Female Fans and Fragile Masculinity
"Supposedly, girls will watch so-called boy’s content, with male leads and action-packed adventures, but boys won’t watch girls’ shows, starring girl protagonists and girl-friendly story lines."
That quote comes from Libby Copeland at Slate.com where she discusses the prevailing theory behind a lot of our favorite media: that there's no point in making action movies about female heroes because boys and men won't go see them. Why alienate half your audience?
Though there's not really any data to back up the claim, plenty of producers and show runners and marketers and merchandisers have been working under this assumption for decades. And it shows. The proportion of films that are about men is far greater than those that are about women. Check out this info graphic from the New York Film Academy, which illustrates how disproportionate womens' film roles have been in recent years: And superhero movies are no exception.
We had a great conversation two weeks ago when we found out that Ike Perlmutter was no longer going to be the head of the Marvel films. His comments about female-led superhero films (which were part of the Sony leak) revealed that the studio had zero interest in pursuing films about female heroes. The examples he gave seem very flimsy after examination (Elektra, which was barely any better than the Daredevil film it was attached to, and Supergirl, which was DECADES ago), but he's not alone in expressing the sentiment.
What are female fans to do?
Right now it seems like our options are to not watch any movies ever (sounds a bit dull), or see them, without seeing ourselves in them. However, female fans have found a third option. We've found a way to relate to the characters we see. Instead of rejecting characters based on their masculinity, we discover subtext and alternative readings of the comics and films that offer an alternative reading of masculinity*.
*For the purposes of this meta, I'm adhering to the assumption of a gender dichotomy that producers are working under. We take characters and make them ours.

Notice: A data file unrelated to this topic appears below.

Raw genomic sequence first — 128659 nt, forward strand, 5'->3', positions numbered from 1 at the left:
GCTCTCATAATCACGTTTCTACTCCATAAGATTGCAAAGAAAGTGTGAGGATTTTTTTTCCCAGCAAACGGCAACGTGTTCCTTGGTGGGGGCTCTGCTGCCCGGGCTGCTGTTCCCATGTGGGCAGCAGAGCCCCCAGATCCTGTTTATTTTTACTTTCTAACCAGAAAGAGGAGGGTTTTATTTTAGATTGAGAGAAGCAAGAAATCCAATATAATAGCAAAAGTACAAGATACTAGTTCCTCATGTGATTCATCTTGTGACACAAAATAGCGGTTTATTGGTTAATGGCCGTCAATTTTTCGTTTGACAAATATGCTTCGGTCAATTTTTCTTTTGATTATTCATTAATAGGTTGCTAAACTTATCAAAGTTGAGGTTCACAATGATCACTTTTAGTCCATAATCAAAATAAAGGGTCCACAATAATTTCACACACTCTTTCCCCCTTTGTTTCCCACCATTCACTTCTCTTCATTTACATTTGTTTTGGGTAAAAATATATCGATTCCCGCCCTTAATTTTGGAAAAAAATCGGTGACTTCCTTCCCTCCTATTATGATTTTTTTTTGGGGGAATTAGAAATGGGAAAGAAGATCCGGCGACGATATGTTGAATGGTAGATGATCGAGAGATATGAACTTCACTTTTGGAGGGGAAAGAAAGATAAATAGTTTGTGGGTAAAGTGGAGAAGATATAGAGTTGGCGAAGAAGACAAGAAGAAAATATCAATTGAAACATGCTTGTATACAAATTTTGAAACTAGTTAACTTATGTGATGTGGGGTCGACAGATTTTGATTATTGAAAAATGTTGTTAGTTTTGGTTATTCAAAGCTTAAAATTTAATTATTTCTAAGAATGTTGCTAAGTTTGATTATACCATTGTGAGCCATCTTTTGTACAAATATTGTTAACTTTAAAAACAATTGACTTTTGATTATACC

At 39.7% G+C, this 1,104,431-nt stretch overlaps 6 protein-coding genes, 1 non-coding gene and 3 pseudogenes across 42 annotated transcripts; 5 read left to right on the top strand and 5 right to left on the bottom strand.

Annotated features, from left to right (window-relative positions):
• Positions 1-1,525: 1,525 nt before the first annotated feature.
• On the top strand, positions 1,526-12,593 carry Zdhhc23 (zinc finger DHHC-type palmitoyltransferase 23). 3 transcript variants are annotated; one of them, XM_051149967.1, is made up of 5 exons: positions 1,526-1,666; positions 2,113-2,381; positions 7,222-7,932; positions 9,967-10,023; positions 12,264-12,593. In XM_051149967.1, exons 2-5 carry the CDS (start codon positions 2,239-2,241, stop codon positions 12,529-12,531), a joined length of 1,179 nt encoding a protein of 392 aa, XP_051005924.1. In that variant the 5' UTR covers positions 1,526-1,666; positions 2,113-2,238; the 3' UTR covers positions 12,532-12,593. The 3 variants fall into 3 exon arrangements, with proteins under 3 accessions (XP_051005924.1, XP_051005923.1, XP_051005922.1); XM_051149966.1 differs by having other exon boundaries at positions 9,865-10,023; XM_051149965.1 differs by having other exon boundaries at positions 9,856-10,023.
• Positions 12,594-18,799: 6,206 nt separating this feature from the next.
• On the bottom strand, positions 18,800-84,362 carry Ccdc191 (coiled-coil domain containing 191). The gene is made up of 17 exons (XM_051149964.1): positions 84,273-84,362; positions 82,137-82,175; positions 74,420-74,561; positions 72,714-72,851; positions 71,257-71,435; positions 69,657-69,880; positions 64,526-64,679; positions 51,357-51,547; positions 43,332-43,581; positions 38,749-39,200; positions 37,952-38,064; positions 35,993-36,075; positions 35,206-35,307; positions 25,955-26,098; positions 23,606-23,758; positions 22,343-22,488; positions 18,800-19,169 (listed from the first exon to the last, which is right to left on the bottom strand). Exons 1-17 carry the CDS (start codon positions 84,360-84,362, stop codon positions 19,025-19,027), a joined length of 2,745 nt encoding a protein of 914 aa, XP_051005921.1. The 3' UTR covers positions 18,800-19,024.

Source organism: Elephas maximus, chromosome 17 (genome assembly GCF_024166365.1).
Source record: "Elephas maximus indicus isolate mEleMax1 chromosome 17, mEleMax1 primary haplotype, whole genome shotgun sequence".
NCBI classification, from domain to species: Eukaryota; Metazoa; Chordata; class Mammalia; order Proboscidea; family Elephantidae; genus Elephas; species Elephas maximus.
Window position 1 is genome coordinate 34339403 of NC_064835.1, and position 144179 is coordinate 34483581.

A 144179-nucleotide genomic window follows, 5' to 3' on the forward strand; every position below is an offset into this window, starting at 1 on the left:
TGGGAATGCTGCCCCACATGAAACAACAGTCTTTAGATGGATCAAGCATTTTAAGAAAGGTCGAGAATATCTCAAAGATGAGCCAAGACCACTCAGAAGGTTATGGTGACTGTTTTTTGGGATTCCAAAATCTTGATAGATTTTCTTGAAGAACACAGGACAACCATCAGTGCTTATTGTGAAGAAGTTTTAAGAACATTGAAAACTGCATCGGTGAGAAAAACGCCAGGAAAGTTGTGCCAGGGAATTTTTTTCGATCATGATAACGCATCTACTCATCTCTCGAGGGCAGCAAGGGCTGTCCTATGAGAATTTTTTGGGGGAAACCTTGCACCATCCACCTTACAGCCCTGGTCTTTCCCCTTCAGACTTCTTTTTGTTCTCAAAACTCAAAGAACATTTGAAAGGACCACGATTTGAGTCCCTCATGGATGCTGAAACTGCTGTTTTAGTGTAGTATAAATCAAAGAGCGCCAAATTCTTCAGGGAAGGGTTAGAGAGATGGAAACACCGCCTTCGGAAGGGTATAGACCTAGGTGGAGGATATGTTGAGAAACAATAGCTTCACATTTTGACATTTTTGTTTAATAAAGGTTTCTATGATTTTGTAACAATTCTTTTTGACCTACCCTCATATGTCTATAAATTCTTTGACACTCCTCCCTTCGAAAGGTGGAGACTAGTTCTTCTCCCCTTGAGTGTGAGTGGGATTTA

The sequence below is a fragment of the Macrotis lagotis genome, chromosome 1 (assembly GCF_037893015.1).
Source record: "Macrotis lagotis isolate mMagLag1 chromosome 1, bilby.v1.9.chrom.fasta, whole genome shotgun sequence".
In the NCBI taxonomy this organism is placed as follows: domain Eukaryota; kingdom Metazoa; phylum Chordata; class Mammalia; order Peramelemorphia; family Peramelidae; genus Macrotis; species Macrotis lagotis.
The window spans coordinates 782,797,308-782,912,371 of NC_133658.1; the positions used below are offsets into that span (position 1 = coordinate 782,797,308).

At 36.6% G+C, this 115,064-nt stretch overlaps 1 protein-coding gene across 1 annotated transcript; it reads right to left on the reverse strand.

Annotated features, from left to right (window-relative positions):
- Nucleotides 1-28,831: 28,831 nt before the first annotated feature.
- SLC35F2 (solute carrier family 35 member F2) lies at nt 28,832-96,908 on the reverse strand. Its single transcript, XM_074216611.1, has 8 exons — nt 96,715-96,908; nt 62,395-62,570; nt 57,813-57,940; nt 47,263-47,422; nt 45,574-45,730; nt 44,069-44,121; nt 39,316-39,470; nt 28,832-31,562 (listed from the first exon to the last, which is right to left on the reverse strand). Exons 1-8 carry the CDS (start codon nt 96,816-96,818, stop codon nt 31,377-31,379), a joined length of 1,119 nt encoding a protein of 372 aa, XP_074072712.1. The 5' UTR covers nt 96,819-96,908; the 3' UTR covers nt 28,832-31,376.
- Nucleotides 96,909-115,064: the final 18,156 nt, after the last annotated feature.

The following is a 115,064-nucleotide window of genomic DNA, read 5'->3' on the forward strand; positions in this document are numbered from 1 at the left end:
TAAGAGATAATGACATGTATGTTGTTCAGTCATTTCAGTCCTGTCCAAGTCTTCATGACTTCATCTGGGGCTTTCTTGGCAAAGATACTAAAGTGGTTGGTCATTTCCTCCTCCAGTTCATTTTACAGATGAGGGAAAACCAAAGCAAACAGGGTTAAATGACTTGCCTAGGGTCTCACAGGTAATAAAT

This is something transformative fans have been doing for decades. We refuse to accept the intentions of the creators. Since most films and tv shows are designed by committee, anything taboo or subversive is often hidden under layers of surface palpability, if it's even there at all. So female fans have trained themselves to see beyond what we are given, listening with incredulity to what we are told. While most superhero films seem to laud masculinity and traditionally masculine traits, we can decide otherwise. Captain America doesn't have to be a masculine hero just because he's been presented that way. We can choose to read him as feminine.
Writer mathilda reads Steve Rogers as a non-masculine male figure: "... But performative masculinity has a tension to it that performative femininity does not, because performing itself is seen as innately unmasculine. You cannot learn to be a real man, you are or you are not. You can’t make one or learn to be one. Because our story about masculinity is that it just is. It is an ur state of being. The most natural way for a human to be.
Steve Rogers came out of a bottle.
And Steve Rogers’s weapon is a shield. Steve does not attack, he defends. Steve Rogers is the only Avenger who does not thrust forward with a phallic weapon. From Loki’s staff to Clint’s arrows, Black Widow (who pairs so well with Steve because she is a phallic woman) has guns, Tony essentially is a giant penis (sorry, friends, that’s all I see), and of course no one would even pretend that Thor’s hammer isn’t Thor’s penis.